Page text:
The National Advertising Division has recommended that L’Oreal should stop the use of eyelash inserts in mascara advertisements that make quantified performance claims, or explicitly inform consumers in the main message that the model featured is wearing lash inserts.
The NAD requested substantiation for claims made in print and Web site advertising for two products: Maybelline “Rocket” mascara and L’Oreal Paris “Telescopic Shocking Extensions.”
Express claims for both products – such as “8X Bigger. Smoother. Even.” for Rocket and “Length + Impact Without Extensions. Now surround lashes base to tip for the high-impact look of extensions from a mascara” for Telescopic – had a reasonable basis and passed the self-regulatory body’s scrutiny.
However, NAD found that the ads conveyed implied claims that consumers who used the mascara products would get lashes like those depicted in the images, which were not achieved solely by using the promoted mascara.
The NAD ruled in a prior case that in the context of a quantified performance claim, the use of artificial enhancement to plump up a model’s lashes constituted a false demonstration. “NAD sees no reason to come to a different conclusion here where the lashes are artificially enhanced by adding volume, physically rather than digitally, through the use of lash inserts.”
Because the model in the Telescopic ad used only “two or three” individual lash inserts, the NAD determined that the lashes shown in that advertisement were not artificially enhanced and were therefore an accurate depiction of the product’s performance.
But the self-regulatory body reached a different conclusion when considering the messages implied by the Rocket ad, rejecting L’Oreal’s argument that cosmetic advertising should not be held to the same rule as other industries because consumers understand that stylized “glamour shots” are just visuals, not intended to represent typical consumer results. Or, more succinctly: Consumers do not expect to look like the model featured in the ad.
L’Oreal commissioned a consumer perception survey which the advertiser said demonstrated its contention. While finding that the study was reliable and well-controlled, the NAD said that it actually proved the opposite point, “that the image does, in fact, convey a performance benefits message and is relevant to the net impression created by the advertisement as a whole.”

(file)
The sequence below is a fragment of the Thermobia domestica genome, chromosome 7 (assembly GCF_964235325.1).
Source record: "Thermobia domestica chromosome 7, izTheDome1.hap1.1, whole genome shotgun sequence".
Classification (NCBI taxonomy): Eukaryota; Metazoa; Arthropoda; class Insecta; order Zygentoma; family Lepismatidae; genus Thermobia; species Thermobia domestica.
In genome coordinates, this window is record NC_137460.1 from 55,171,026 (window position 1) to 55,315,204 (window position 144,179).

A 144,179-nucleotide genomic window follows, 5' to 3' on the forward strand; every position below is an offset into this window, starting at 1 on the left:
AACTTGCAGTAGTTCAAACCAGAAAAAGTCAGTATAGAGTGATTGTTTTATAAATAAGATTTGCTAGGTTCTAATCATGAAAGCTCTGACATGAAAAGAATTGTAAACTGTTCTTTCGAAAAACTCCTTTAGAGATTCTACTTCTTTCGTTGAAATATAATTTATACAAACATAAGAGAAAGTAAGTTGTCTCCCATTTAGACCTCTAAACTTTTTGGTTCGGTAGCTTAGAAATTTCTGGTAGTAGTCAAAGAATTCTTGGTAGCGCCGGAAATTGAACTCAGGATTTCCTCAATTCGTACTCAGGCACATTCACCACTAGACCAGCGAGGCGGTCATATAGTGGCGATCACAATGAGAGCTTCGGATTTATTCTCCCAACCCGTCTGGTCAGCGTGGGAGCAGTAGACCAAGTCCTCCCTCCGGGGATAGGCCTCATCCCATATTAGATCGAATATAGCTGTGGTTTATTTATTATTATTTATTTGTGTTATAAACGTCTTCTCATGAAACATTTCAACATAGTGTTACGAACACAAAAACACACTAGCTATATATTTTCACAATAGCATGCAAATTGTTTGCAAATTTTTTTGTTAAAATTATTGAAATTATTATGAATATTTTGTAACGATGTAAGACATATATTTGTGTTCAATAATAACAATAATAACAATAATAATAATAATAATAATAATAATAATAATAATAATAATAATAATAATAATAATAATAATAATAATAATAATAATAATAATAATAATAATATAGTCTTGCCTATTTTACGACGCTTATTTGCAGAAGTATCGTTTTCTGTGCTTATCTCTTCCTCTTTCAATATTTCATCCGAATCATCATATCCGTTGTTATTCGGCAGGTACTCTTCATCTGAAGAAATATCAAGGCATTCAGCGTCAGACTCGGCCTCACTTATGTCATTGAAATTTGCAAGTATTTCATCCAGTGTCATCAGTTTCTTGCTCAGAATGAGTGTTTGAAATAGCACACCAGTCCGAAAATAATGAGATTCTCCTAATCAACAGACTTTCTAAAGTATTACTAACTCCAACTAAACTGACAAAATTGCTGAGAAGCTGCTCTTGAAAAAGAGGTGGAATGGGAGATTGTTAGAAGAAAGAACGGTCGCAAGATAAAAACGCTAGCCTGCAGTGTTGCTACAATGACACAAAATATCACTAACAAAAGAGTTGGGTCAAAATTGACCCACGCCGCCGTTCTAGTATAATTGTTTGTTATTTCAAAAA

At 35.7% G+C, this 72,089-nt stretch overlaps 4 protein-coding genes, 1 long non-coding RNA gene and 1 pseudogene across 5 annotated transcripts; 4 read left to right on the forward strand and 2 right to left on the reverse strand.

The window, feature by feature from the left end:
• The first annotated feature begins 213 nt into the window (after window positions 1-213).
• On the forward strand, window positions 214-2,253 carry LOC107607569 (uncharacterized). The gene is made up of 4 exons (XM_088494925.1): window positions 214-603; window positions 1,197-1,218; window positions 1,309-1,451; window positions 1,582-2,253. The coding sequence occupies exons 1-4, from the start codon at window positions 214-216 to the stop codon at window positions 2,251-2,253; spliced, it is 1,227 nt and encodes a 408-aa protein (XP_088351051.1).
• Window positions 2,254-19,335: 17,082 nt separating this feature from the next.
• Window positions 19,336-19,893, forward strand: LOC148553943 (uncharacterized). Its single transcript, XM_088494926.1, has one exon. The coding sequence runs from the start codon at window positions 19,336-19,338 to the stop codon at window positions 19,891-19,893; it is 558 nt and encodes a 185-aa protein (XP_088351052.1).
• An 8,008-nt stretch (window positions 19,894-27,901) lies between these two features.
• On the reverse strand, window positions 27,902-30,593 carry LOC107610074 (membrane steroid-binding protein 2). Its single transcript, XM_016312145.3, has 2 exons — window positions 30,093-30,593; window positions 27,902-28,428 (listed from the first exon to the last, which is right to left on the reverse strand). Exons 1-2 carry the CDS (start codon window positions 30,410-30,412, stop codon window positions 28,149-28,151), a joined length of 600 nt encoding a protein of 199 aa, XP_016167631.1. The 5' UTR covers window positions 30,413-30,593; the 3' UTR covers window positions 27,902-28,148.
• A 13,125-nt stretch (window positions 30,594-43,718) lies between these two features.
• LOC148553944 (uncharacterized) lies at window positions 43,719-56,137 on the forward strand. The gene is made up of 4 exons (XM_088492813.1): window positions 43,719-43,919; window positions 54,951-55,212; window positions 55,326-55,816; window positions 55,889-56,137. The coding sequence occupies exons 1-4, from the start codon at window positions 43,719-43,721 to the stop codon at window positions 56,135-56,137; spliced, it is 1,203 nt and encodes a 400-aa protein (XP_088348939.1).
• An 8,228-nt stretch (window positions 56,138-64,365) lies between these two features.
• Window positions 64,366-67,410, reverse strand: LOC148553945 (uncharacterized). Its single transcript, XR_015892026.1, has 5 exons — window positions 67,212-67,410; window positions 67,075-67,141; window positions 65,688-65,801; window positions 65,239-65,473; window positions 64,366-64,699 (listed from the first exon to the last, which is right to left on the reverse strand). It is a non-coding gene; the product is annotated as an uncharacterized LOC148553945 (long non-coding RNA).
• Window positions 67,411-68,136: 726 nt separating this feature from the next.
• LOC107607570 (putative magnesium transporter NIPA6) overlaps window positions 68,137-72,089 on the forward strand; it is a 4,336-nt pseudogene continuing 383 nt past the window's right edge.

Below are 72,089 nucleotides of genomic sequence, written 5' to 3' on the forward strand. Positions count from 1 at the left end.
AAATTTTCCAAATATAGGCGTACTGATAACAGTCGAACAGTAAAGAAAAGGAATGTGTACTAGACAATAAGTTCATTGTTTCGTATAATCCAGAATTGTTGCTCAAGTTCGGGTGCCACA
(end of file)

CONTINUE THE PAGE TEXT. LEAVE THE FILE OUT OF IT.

Respondents agreed that the mascara would increase the volume and thickness of their lashes. Rather than recognizing that the model was wearing fake eyelashes, the respondents indicated that they would have different results than the ad because their lashes were different than those of the model. Just three out of 206 respondents referenced fake eyelashes.
“It is clear that the image of the lashes does, in fact, convey a message to consumers regarding the product’s performance capability,” the NAD wrote. “Further, although the express performance claims promote the ability of Rocket mascara to produce lashes that are ‘8X Bigger,’ the photograph is not an accurate depiction of the volume that can be achieved by applying the mascara alone without the use of lash inserts, thus it is literally false.”
A “tiny disclaimer” at the bottom of the page noted “lashes styled with inserts” but was insufficient and directly contradicted the message conveyed by the advertisement, the NAD noted.
“NAD is simply restating what the law requires – that when you make a performance claim for mascara and include a photograph depicting a woman wearing the mascara, the picture should not be enhanced by artificial means – either digitally or physically.”
Therefore, the NAD recommended that L’Oreal discontinue the use of lash inserts in mascara ads that make quantified performance claims or state clearly that the product is being used in conjunction with artificial lashes in the main part of the ad.
The decision also cautioned the company “to ensure that future images used in connection with claims for [Telescopic] ‘lengthening’ mascara do not include the use of any lash inserts which enhance the length of the model’s lashes or otherwise artificially enhance any other attribute of the eyelashes expressly promoted in the advertisement, or to clearly disclose, as part of the main claim, that the model’s lashes have been artificially enhanced.”
In its advertiser’s statement, L’Oreal said that it planned to appeal the decision to the NARB.
“The photo is a professionally styled depiction of a glamorous and fashionable model; it is not presented as a product demonstration that invites consumers to rely on their own visual perception of the model for proof of quantitative claims appearing elsewhere in the ad.” It also objected to NAD’s recommendation regarding future Telescopic ads, which L’Oreal said “mandat[ed] the content of hypothetical future advertising.”
To read the NAD’s press release about the decision, click here.
Why it matters: The self-regulatory body emphasized that the decision “is not suggesting that the beauty industry take the ‘beauty’ out of cosmetic advertising. That would be a loss for the industry, as well as for consumers who enjoy seeing glamorous advertisements featuring products that can help them look their very best. Further, the cosmetics industry (like the food and other industries) is free to use expert stylists and excellent lighting and models blessed with unusually long or voluminous eyelashes to create a ‘beauty shot.’ ” With the case on appeal to the NARB, L’Oreal will get a second shot.